This week, we’re giving this space over to a special guest, a man this community lost fifteen years ago this week. Peter Nicol was a man of integrity and honour: qualities not as easy to find as you might think in these days. Peter gave a great deal to North Grenville, a place he came to love and to serve for many years as a journalist, musician, citizen, and in so many other capacities. He played a role in the beginnings of the monthly NG Newsletter, now the weekly NG Times. Peter is still missed and remembered by many. This comes from September 3, 2003.
Summer ended yesterday
by Peter H. Nicol
Summer ended yesterday. That’s not the official date, of course, but it is the actual date for all intents and purposes. To be precise, summer ended at approximately 8:15 am. That’s the time that a big yellow school bus picked up my grandson at the top of our laneway and whisked him off to Oxford-On-Rideau Public School to begin his academic career in Grade One. It brought him back home at 4:15pm with tales about his new teacher, his new classmates, and the things that went well and not so well over the course of a very special day.
I didn’t get to ride a school bus when I was his age. Oh, they had been invented all right, and no, I didn’t have to walk ten miles to school and ten miles home, uphill both ways, through mountainous snowdrifts and pelting rain. The truth of the matter is that, from kindergarten to grade six, I had to walk two and a half city blocks to get to Elmdale Public School in the City of Ottawa. It wasn’t really all that far, but it seemed like it at the time. Nonetheless, I was expected to get there and back again under my own power, and I did: just like every other kid who went to that school. Later, in grades seven and eight, I went to Connaught Public School, which was a pretty good walk in winter, but when the weather was fair, it was a pretty easy bike ride. Still later, I went to Fisher Park High School which was located just down the street from our house: the older I got, the less distance I needed to travel to school
After high school, I went to Ottawa Teachers’ College. One of the more important things that you had to do there was to practice teach: you would spend a week in a real classroom and the resident teacher would assign you particular lessons to teach and then, with the children absent, evaluate your performance. Most of these sessions were very positive and one learned a lot. Some of the people you taught seemed to hate student teachers and would shoot you down for everything from the way that your hair was parted (I had some then) to the colour of your tie. But these things had to be considered as nothing more than bumps along the road; one endured and carried on.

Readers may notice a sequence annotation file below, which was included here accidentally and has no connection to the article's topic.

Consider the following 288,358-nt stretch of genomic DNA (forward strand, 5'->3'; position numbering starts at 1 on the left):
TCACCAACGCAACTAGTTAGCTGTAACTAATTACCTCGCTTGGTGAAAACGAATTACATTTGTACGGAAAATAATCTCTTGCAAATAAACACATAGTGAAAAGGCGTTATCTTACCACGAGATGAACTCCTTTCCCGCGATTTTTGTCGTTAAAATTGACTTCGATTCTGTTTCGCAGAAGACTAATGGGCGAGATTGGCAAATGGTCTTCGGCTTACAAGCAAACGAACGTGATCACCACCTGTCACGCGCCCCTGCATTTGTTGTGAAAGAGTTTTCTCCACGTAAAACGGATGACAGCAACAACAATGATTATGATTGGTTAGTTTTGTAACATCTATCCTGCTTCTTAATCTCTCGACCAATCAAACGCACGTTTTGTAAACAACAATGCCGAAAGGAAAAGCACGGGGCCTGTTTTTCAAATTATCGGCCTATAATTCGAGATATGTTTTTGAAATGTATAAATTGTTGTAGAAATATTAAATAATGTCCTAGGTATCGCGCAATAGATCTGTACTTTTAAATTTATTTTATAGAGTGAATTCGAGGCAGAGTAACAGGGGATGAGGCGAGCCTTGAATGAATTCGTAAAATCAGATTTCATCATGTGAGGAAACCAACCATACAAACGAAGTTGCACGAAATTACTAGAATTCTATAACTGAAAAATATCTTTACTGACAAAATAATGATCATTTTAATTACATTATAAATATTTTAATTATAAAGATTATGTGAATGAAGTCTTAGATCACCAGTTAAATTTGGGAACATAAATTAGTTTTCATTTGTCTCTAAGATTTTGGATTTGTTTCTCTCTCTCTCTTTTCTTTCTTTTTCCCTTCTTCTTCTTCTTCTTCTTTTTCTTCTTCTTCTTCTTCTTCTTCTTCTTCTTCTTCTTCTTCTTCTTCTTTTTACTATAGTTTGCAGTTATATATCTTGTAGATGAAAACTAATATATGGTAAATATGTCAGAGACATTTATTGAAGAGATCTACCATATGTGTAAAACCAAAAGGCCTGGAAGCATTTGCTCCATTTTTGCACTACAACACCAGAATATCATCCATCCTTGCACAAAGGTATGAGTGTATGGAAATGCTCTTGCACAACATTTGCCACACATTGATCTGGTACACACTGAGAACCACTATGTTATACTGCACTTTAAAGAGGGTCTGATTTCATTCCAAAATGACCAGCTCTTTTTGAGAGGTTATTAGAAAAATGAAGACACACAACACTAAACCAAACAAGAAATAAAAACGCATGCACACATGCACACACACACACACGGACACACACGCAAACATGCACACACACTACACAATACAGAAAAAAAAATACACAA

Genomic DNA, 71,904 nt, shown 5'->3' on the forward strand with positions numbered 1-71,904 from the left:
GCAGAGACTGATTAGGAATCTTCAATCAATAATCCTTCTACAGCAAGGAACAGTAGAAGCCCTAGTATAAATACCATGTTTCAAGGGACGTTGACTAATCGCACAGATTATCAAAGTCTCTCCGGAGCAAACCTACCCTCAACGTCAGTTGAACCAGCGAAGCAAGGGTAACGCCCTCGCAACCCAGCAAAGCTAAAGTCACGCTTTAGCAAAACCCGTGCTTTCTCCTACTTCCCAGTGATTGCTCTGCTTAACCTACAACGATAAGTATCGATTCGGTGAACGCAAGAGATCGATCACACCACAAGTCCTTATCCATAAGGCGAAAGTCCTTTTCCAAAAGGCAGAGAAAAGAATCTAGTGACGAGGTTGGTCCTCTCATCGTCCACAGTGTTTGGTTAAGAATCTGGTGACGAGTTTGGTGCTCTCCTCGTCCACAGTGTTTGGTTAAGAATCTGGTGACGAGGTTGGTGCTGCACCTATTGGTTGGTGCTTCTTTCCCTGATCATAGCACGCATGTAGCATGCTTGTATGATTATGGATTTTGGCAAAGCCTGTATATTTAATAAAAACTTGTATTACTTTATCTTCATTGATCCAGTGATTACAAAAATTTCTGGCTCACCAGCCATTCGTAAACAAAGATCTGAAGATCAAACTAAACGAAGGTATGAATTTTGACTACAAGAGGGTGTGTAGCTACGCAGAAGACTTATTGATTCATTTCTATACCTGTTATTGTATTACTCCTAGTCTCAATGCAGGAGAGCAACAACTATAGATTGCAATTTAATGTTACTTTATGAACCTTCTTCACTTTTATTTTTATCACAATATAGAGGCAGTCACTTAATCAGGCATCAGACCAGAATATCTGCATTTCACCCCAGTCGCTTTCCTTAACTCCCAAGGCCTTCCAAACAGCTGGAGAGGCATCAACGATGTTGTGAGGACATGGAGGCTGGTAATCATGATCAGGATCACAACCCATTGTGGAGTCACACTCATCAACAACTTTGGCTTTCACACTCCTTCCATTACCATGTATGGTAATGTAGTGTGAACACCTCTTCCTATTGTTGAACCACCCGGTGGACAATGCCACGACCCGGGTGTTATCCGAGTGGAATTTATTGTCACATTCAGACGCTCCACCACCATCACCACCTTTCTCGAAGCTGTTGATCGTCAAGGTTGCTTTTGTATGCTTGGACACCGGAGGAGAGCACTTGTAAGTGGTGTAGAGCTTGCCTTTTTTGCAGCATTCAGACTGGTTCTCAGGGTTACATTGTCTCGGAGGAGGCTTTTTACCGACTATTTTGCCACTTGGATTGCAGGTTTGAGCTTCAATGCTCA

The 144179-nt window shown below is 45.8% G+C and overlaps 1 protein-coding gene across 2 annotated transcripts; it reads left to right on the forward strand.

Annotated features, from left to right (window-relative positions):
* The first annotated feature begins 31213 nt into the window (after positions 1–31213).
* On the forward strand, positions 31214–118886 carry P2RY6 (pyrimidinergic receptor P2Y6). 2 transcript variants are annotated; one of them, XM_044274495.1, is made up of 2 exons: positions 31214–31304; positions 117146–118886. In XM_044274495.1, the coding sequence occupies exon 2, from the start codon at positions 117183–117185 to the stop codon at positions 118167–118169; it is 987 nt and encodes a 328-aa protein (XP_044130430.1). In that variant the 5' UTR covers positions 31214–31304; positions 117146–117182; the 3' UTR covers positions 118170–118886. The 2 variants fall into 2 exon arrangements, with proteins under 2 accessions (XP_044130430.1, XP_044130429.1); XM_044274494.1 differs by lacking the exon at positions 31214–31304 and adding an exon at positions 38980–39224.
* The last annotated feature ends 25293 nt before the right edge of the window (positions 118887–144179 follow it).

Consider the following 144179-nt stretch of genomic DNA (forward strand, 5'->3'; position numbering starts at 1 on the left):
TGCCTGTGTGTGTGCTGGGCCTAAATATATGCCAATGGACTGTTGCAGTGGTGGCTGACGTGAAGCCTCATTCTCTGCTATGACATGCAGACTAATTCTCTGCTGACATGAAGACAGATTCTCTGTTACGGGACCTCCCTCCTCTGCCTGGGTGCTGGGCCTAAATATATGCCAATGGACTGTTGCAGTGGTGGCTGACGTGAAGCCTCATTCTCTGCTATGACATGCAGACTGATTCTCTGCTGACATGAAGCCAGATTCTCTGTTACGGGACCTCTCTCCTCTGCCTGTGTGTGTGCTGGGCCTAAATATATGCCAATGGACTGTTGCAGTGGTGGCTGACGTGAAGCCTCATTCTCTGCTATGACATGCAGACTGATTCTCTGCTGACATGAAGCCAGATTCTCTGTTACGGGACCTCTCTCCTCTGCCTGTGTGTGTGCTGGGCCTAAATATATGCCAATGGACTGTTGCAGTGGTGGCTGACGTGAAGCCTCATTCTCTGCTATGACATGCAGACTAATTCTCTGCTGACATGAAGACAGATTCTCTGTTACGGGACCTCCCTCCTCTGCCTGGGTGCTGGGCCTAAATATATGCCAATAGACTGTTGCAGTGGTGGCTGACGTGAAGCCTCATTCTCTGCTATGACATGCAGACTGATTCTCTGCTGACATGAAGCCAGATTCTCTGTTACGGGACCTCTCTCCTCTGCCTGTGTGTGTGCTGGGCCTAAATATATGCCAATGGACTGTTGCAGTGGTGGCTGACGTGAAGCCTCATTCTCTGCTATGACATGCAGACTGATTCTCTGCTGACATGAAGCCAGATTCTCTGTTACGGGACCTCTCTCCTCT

I left the teaching profession, as such, shortly after I graduated, the reason being that I was making more money – a lot more money actually – playing guitar and singing on the local folk music circuit. However, I kept my hand in the game, so to speak, by making myself available for supply teaching a few days a week. I enjoyed that part of it, but I must say that, from time to time, it produced some very odd feelings. Every now and again, I would end up teaching not only at some of the schools that I attended as a child, but in the very same classrooms. I cannot tell you how weird it felt by times, seeing my eight year old self in the very same desk at which I sat all those years ago, but now I was the adult, the teacher at the front of the room to whom everyone looked for direction. It was less Deja Vu, I think, than it was the Twilight Zone. Good times, though.
All of these memories, and many, many more, flashed through my mind as my grandson boarded his bus, taking his first steps on which I believe will be a marvellous journey. Over the years, he will tell me of his successes and the bumps upon his road and I will try to keep him focussed through both the good times and less good times. That’s what a grandfather is for, eh?
And it’s not just me, of course. In every household in North Grenville, in every household across the province, across the nation, moms and dads and grandparents are joined by the common concern for our children’s future. It doesn’t matter whether we are black or white or brown or native or nordic or whatever; the sometimes seeming endless divides of our nation close when it comes to our children. It’s a lesson that we should all remember: this is not our only common concern; treating people with honour and respect is not rocket science, it is necessary if we are all to move forward and prosper.
THOUGHT FOR THE WEEK
Maybe MADD could start a subsidiary group, called Mothers Against Dumb Driving. Recent reports in the newspapers talk about a guy driving down the road with a crock pot simmering on the passenger seat while he tossed a salad in a bowl on his lap, all the while driving fast enough to attract the attention of the local constabulary. Or how about legislating against people talking on cell phones while they drive? Or people doing a host of other silly things as they go along their way? Alcohol is not the only impairment out there.